heres a bit of useful related push rod length info (POSTED HERE) youll want to select the correct set or SETS for your shop

Big Block Chevy, Standard Length Big Block Intake 3/8" / .080" 8.275"
295-7941-8 Big Block Chevy, Standard Length Big Block Exhaust 3/8" / .080" 9.250"
295-7969-8 Big Block Chevy, Standard Big Block +.100" Long Intake 3/8" / .080" 8.375"
295-7979-8 Big Block Chevy, Standard Big Block +.100" Long Exhaust 3/8" / .080" 9.350"
295-7951-8 Big Block Chevy, Standard Length Big Block Tall Deck Intake 3/8" / .080" 8.675"
295-7961-8 Big Block Chevy, Standard Length Big Block Tall Deck Exhaust 3/8" / .080" 9.650"
295-7800 V8 396-454 Retro Fit Pushrod Set, Intake & Exhaust, 1965-Present
3/8" / .080"
3/8" / .080" 7.725 Int.
8.675 Exh
295-7913-16 Small Block Chevy, Standard Length Small Block Chevy 3/8" / .080" 7.800"
295-7984-16 Small Block Chevy, +.100" Long 3/8" / .080" 7.900"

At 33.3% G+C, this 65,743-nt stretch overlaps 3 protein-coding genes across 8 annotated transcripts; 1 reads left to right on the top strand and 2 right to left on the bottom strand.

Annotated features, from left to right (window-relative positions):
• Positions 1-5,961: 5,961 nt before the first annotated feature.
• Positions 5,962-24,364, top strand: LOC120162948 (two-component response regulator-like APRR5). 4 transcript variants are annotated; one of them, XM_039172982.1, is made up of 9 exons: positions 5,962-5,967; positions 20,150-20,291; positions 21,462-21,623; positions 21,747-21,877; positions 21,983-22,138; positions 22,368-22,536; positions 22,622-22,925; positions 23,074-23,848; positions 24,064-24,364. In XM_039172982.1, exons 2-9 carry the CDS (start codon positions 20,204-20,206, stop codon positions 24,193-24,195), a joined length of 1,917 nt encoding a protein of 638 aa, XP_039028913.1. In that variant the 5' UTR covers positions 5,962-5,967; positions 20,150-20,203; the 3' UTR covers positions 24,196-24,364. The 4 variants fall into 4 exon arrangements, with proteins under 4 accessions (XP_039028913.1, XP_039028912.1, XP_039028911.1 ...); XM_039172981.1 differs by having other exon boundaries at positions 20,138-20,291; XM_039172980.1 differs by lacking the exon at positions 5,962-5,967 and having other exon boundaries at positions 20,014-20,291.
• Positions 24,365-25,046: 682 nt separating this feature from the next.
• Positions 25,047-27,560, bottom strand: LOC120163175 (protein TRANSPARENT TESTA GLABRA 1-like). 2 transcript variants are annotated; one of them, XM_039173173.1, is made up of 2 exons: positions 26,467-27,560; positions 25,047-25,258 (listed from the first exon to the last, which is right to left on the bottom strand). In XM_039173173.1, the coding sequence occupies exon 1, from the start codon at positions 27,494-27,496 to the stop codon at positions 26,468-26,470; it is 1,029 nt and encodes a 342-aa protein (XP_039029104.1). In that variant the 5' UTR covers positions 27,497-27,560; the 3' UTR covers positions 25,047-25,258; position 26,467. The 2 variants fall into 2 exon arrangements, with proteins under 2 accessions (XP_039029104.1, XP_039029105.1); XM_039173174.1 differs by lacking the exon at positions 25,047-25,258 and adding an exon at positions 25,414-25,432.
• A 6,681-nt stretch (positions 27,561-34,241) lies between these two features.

295-7934-16 Big Block Ford, Standard Length Ford `72-'78 429-460 3/8" / .080" 8.550"
295-7951-16 Big Block Ford, Standard Length Ford `69-'71 429-460 3/8" / .080" 8.675"
295-7582-16 Oldsmobile, Std Length 455 5/16" 9.550"


http://www.psisprings.com/index.php?opt ... &Itemid=34

http://www.ferrea.com/Valve-Springs/c7535

http://www.racingsprings.com/

http://www.racingsprings.com/Valve-Springs/Store/13

http://www.cranecams.com/bulletins_list ... catagory=4

http://www.compcams.com/Products/CC-%27 ... %27-0.aspx

https://www.lunatipower.com/Category.aspx?id=23

RELATED INFO YOU SHOULD READ THRU

viewtopic.php?f=52&t=528

http://www.kmotion.biz/instht.htm

viewtopic.php?f=52&t=181

viewtopic.php?f=52&t=1489

viewtopic.php?f=52&t=399

viewtopic.php?f=52&t=1376
]THE CRANE HYDRAULIC FLAT TAPPET CAM THAT I THINK IS A MUCH BETTER MATCH TOO THE APPLICATION GIVEN THE LIMITED INFO AVAILABLE